vertical sun. Florida is a magnificent lazy man_s country.

NOR ARE THE PEOPLE OF FLORIDA, the natives and long residenters, lifeless, lazy, or inactive. Of course there are people born tired in Florida as well as in Illinois, but the per cent is no larger.

As an illustration of the spirit and energy of the people, look at the city of Palatka. The sun went down on the night of the 7th of November, as was his custom. The bright red orb lit up one of the handsomest cities in the South, if not in the Union. The morning sun of the 8th rose on its ashes. Her immense hotels, with reputations co-extensive with the world; her large mercantile establishments, filled with the necessities and luxuries of life; her banks, her post-office, and the magnificent orange trees that lines her business streets had vanished into thin air. The morning was a chilly one, and the tired and begrimed citizen, who had through the long night fought the fire fiend, stood face to face with misfortune. It was a short acquaintance, quickly shook, for ere the sun went down the music of the saw and hammer was heard in every direction, and on the 7th of May, five months from the day of disaster, the city was nearly rebuilt. Forty-one stores, the buildings two and three stories high, built of brick and finished with plate glass and costly fixtures, wrought from our native woods, stand on the burnt district.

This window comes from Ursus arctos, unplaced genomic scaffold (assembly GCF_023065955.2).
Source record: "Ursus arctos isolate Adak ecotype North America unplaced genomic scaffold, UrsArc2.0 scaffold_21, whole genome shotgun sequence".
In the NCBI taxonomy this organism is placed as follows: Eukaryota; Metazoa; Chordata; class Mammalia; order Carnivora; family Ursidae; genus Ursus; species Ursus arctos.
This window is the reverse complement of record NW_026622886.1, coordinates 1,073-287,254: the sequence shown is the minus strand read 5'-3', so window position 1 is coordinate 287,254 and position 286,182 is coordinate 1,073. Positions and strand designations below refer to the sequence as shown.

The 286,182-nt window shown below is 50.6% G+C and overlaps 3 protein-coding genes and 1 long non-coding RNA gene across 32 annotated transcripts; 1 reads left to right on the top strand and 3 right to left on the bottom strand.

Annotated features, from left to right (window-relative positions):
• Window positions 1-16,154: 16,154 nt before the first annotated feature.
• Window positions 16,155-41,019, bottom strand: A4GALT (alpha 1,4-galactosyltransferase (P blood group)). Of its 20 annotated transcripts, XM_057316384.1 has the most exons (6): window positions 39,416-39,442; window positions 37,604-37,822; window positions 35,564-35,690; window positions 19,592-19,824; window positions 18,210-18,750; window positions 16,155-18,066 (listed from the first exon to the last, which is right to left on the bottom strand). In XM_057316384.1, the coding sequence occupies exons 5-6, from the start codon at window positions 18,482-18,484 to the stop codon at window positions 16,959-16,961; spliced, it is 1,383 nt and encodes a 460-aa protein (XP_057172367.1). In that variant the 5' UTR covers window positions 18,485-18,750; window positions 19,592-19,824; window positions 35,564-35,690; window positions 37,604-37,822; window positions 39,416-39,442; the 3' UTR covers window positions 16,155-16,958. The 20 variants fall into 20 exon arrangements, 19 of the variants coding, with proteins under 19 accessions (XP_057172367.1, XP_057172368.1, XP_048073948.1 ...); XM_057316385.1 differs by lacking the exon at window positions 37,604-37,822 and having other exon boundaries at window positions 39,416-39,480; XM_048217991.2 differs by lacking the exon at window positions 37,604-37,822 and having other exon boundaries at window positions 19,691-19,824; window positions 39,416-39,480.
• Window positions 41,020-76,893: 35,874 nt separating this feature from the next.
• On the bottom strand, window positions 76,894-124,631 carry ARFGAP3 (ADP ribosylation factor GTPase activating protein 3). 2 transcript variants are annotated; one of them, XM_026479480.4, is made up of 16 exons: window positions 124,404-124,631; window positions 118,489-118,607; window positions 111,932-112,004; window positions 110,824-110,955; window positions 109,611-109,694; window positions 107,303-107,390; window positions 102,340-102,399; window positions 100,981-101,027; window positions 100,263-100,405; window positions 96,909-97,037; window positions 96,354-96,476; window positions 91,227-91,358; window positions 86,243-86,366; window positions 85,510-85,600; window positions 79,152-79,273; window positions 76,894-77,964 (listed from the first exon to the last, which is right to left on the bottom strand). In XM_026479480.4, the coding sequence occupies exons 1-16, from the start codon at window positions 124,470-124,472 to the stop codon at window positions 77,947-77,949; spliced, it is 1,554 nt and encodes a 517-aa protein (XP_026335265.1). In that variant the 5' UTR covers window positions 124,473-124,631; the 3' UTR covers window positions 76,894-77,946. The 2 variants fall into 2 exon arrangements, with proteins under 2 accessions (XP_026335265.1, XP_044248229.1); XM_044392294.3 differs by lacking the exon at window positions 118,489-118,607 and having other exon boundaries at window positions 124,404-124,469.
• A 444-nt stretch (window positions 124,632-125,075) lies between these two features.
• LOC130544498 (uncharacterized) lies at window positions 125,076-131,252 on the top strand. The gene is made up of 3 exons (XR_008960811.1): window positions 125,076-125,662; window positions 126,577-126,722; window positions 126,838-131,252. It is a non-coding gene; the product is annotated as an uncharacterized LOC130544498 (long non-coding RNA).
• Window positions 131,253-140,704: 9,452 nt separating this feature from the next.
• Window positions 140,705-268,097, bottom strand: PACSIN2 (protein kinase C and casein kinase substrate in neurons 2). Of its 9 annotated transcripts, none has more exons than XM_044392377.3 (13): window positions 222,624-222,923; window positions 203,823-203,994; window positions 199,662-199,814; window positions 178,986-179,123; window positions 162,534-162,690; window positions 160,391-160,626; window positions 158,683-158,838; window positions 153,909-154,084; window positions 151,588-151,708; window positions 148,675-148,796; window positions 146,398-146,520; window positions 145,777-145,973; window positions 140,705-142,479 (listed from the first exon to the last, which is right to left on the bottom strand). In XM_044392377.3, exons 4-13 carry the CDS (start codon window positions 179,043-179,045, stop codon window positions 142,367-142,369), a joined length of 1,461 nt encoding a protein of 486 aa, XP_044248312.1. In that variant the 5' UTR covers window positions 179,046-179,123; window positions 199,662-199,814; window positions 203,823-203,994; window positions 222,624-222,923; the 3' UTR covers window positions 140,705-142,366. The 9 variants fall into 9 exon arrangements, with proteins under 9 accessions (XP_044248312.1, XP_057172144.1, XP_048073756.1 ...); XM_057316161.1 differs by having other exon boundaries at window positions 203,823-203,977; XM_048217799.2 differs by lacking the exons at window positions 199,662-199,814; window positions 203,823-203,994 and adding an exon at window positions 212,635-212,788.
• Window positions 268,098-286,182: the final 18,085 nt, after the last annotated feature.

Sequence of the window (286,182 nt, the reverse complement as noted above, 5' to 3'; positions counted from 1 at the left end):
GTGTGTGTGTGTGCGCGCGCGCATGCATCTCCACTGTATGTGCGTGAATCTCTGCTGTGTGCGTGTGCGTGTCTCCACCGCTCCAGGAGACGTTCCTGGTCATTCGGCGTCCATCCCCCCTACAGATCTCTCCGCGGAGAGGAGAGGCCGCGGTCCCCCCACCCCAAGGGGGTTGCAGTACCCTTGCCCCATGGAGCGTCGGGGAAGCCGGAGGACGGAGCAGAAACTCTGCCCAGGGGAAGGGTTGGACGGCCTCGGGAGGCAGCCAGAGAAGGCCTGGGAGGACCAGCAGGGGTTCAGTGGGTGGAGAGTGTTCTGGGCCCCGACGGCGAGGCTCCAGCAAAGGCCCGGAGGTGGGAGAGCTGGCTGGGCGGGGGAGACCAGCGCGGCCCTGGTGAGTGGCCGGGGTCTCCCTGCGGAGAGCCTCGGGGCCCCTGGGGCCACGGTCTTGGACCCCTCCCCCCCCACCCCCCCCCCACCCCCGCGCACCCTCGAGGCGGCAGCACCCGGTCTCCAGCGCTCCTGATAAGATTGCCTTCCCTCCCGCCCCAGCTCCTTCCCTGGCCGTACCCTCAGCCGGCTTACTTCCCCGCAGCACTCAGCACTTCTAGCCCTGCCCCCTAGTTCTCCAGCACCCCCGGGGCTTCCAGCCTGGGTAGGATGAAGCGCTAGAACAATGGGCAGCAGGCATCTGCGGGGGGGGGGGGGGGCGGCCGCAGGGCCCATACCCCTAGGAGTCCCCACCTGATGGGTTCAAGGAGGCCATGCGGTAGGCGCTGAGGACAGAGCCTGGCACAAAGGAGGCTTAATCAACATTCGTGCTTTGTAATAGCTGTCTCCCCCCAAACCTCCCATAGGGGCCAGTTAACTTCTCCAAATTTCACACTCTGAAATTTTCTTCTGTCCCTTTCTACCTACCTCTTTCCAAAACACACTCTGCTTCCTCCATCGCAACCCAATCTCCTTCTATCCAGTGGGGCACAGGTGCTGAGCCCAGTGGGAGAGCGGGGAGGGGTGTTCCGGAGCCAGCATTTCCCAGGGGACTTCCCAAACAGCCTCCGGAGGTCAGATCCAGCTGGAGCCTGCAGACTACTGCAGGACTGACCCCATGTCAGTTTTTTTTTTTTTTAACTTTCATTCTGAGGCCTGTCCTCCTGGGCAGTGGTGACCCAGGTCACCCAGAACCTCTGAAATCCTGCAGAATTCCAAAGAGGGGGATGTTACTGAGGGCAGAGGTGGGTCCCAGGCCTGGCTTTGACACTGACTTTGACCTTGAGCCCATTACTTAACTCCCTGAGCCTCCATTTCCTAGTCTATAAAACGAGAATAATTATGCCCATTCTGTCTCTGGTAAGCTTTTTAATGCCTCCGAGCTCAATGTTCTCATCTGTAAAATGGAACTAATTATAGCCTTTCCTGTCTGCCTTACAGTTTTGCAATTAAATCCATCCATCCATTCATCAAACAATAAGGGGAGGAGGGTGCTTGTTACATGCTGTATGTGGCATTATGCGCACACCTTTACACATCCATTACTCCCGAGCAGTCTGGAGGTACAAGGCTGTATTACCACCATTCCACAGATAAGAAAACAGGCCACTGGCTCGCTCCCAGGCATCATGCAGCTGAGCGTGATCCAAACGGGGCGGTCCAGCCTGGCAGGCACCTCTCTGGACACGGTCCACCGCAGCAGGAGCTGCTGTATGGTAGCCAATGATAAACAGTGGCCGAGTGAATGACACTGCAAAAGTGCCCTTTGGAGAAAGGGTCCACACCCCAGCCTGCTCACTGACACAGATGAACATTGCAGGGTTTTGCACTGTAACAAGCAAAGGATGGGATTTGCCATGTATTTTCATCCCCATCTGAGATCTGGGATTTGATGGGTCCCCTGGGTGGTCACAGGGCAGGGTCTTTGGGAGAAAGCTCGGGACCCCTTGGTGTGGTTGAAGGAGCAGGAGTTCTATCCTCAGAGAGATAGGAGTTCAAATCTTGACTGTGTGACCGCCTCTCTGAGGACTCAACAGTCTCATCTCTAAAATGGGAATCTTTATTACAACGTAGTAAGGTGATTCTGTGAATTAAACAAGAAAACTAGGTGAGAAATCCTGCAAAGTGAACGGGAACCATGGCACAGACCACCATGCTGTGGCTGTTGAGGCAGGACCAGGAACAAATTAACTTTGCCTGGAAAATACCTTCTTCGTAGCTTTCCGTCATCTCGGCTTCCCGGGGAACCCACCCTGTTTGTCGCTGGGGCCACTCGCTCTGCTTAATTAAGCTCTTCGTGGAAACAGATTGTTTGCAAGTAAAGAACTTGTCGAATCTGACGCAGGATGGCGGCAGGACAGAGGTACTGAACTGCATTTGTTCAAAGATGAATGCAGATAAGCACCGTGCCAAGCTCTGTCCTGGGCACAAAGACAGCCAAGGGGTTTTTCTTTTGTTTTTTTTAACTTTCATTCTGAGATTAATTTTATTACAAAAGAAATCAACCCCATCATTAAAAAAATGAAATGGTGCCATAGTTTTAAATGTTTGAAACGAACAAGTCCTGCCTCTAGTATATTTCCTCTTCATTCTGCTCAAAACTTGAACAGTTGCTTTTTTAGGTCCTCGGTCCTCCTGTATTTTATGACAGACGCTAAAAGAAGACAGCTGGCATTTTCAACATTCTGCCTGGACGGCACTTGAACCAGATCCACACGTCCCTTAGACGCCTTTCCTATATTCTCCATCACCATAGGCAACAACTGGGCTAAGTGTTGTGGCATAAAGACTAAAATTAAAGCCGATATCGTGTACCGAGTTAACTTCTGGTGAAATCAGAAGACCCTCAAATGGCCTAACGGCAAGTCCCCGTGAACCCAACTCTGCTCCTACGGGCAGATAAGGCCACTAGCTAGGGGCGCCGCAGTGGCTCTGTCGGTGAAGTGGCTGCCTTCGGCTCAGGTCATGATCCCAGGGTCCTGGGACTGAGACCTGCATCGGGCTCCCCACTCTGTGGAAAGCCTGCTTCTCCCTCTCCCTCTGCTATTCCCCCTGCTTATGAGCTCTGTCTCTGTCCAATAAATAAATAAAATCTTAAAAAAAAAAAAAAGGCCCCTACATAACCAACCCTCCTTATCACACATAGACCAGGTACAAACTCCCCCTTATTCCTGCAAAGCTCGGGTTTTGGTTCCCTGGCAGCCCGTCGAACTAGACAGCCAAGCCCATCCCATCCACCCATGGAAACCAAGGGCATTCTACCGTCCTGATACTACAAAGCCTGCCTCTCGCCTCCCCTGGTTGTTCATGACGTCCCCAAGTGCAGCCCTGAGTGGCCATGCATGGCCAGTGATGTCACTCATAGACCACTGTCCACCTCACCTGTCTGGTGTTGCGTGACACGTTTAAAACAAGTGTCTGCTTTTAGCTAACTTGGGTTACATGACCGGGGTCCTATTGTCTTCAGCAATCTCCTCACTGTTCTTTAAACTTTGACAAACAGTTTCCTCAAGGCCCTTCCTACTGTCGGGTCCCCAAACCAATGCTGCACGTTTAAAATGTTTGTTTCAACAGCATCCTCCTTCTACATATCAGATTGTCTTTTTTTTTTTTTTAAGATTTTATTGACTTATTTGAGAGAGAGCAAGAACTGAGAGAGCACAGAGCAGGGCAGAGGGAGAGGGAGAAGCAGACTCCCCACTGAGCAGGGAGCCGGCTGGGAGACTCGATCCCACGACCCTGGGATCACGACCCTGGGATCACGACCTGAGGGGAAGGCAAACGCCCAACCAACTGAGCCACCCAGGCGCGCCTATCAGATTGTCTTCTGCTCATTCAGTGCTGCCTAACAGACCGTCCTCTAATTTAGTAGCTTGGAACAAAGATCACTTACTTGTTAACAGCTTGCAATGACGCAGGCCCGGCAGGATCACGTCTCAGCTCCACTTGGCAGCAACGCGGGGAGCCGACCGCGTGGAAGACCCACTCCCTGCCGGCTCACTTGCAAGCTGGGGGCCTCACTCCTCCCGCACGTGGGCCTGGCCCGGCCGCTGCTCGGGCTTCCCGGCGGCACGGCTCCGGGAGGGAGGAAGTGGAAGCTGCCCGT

THIS DOES NOT INCLUDE the warehouse built of iron and a hundred wooden houses erected beyond the fire limits. What does this read like, as though the people became lifeless, inactive, or lazy by a residence in Florida. To my mind it displays activity, energy, and pluck, when compared to wealth and population, superior to Chicago or any other city in the world.

Three years ago when the Florida Southern Railway started westward from Palatka, it was twenty-five miles to the first house, now all along the line can be found prosperous villages, handsome houses, and charming groves and gardens.

Florida is a wilderness country. There is no mistake about that. It is the reverse of Illinois. In 1856 the writer located in Central Illinois. He rode all day looking on and over a broad expanse of treeless prairie. “A land, unbroken save by undulations as graceful as the waves of a peaceful ocean,” said some one – think it must have been “Siva.” One can ride all day in Florida amid stately pines, magnificent oaks, and fragrant magnolias. Look where you will, ride where you may, you are surrounded by a forest “unbroken save by clear lakes and as occasional orange grove.” It is to some a delightful land.

making a fortune. One can ride all day in Florida amid stately pines, magnificent oaks, and fragrant magnolias.